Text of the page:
A WOMAN IN HER 60s enters the tent of Gary Sohmers, who calls himself “The King of Pop Culture.” His booth, which is set up along the main road through the antiques-filled pastures of Brimfield, is stuffed with $20,000 worth of rock ’n’ roll records, baby boomer toys, and mid-century gewgaws. Sohmers, all ponytail, Hawaiian shirt, and hyperkinetic energy, riffles through a few boxes of old magazines and vintage ads the woman is hoping to sell.
“Nobody cares, nobody cares, nobody cares,” he says, more to himself than her, between quick glances at Rolling Stone magazines featuring the Beatles, early Saturday Evening Post covers, and a few 1950s Alberto Vargas-style pinup posters. Sohmers is 62 years old and a veteran of 13 seasons as the pop-culture expert on WGBH’s Antiques Roadshow. He hasn’t missed one of Brimfield’s three annual events since 1984, but turning a profit at the shows, like turning a profit in the rest of the antiques business, has gotten harder. He says he’ll probably do about $3,000 in sales this week. That’s not what it used to be. “In the 1990s, the July show would get fifty thousand people,” he says. “Now it’s ten thousand.”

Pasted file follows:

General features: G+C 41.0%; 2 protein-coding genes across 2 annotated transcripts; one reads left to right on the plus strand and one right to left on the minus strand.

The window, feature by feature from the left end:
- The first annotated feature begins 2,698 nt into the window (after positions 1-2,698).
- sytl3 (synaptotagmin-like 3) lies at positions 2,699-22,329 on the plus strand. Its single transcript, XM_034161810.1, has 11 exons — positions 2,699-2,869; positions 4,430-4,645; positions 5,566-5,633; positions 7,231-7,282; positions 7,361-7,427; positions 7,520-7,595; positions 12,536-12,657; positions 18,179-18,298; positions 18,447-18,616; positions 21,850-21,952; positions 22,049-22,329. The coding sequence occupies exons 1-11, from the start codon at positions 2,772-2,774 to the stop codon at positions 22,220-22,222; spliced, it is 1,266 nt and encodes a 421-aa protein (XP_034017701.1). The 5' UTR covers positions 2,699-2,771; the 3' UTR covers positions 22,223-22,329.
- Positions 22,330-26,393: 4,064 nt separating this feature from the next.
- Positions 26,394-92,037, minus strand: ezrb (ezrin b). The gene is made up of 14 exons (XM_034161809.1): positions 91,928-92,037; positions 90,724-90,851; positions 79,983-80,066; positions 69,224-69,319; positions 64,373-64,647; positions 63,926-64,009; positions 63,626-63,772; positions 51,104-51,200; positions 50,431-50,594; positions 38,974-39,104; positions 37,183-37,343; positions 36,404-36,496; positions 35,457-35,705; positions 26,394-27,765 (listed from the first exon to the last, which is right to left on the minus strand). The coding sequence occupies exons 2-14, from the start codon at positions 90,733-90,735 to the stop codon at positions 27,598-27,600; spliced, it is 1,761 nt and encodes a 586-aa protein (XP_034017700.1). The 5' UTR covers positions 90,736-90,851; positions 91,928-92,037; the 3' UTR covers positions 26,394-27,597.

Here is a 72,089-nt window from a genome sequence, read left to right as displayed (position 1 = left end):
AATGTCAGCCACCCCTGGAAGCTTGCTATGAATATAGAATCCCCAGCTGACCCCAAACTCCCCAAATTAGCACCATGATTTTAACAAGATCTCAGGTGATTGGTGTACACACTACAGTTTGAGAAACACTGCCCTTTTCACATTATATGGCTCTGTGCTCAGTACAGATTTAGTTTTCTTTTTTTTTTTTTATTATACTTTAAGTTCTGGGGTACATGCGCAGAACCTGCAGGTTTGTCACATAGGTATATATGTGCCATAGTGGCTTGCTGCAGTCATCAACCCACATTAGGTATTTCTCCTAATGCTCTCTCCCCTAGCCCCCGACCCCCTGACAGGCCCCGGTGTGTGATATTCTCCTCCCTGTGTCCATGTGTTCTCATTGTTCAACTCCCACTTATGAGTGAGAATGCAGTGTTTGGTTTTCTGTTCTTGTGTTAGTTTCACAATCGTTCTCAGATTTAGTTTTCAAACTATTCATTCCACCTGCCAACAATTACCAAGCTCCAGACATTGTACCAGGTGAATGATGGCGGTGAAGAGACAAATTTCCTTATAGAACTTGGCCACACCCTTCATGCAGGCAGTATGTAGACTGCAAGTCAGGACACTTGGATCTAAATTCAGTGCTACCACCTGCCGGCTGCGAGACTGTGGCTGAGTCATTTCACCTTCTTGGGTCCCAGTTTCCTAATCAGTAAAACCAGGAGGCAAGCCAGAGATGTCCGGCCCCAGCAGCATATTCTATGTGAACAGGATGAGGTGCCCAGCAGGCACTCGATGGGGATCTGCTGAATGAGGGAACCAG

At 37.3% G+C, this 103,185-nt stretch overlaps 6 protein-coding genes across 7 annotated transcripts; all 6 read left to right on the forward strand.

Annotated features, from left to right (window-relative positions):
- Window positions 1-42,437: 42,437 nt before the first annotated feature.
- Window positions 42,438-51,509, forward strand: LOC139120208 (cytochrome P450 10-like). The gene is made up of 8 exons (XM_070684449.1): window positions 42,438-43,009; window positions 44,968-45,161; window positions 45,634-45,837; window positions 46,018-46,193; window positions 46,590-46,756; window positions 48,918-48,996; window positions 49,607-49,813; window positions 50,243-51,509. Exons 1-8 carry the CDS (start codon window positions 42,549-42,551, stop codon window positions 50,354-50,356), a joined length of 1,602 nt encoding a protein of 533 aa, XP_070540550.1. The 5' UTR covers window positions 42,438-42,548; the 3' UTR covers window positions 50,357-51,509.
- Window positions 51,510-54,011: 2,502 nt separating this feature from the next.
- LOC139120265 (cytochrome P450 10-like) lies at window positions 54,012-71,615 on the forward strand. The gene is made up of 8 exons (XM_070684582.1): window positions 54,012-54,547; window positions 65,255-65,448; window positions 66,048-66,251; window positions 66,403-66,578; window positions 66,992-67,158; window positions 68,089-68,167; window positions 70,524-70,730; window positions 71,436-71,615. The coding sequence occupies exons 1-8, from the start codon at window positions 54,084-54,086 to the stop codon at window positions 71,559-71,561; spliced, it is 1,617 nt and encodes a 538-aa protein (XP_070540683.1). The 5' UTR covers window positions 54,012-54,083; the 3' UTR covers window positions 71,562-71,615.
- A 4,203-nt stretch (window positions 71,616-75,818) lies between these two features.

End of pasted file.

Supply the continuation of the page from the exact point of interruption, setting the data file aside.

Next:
“The problem,” he says, “is that Shirley Temple is worthless, nobody knows who Howdy Doody is, and no one cares about the Lone Ranger.” He tells the lady she doesn’t have anything he wants. Then he points to rows of cars at the back of the field. “All of that,” he says, “used to be more booths.”